Misled

When not to Kayak

26 posts in this topic

I was interested how one goes about deciding whether they should go out or not.  What wind speeds and wave heights are a show stopper?  any marine specific app you use?

 

thx   

 

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Posted (edited) · Report post

Anything above 20mph wind speed...and if I see white crests in the sea, forget about it.

 

I kayak in an inlet that's sheltered somewhat but if in the open, I wouldn't kayak when its 15mph+.

 

*******...it gives you all the metrics that you need to decide.  Its not 100% accurate but the metrics that it gives you goes down to a very local level.  But usually, I just eyeball the shore and make sure there isnt going to be a drastic change in weather for the day.

Edited by MizikeyofNYC
that would be tides for fishing wo the spaces.

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Wind speed and direction is a big one for me. Also wave height if going in the ocean. Tides play a role in the bay. Swellinfo is a good site for waves and tide.  Wind forecasts are not very accurate. oldwindguru still works and is free.  As far as actual wave height, wind speed  or air temp it depends on your experience and your

kayak design.  Also water temps are important if you end up in the water you need to be dressed for immersion. Also a good idea if you know how to self rescue. Maybe let someone know where you are going and when you are expected back. It never hurts to go with a buddy. So they can keep an eye  out for trouble.?  Good luck and be safe.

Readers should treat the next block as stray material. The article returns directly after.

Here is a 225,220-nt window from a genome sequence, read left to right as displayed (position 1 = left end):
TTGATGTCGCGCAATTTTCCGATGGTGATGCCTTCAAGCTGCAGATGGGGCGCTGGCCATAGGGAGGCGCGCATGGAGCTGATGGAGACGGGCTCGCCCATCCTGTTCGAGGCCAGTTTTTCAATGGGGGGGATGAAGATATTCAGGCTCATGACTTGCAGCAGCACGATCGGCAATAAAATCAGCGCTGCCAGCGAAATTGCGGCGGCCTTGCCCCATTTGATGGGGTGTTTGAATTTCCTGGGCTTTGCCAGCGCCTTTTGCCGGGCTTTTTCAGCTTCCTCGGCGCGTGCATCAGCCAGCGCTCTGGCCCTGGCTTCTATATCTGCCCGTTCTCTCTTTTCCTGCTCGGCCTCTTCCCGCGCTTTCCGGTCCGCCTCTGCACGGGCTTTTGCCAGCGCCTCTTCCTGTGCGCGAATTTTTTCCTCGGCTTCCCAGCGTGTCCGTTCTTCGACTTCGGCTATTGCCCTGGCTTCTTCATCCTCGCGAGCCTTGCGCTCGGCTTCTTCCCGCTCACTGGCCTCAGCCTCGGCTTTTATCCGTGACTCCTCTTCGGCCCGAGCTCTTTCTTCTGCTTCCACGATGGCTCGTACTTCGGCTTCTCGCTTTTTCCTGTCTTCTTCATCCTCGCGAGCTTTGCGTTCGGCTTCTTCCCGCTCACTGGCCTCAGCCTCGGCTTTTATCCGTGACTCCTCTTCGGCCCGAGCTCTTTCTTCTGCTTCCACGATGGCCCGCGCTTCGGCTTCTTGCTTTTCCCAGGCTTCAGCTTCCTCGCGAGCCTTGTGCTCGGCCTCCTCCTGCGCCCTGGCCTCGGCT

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It really depends on skill set and experience. Paddle with experience people , join a paddling fishing group find a mentor. Take all the lessons you can from an ACA  or BCU certified instructor (one with good ref). Hone your skills and spend as much time on the water as possible and note the conditions .

After a while you will learn your water and how it is affected by wind , waves and tide. No fish is worth a life

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Ask yourself: is this going to be fun?

yes = go

no = don't go

 

Read the story in kayak angler about the clueless guy who almost drowned and ask yourself: is that me?  If it is, sell your yak.

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I draw the line when the majority of the trip will be boat handling, staying upright, and looking over my shoulder.  I now avoid the “I hope I don’t get a fish now” conditions.

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2 hours ago, MizikeyofNYC said:

Anything above 20mph wind speed

I won't head out if the forecast is over 10, since half the time it ends up being 20 anyway. 20 just ain't fun, and you should never ever let yourself get downwind of your launch if the wind is over 10. Many of us have had that "death paddle" back to the car. 

 

Not all the forecast models are the same. Check WF-WRF 2km before heading out even if you've looked at others, it's only good for 36 hrs in advance, but it's much more accurate, especially in areas with unique weather patterns like NYC waters.

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Thanks for the replies and advice, this helps a lot.  I will be purchasing next month if not sooner and was doing my research in advance so I have at least a basic foundation for the first day.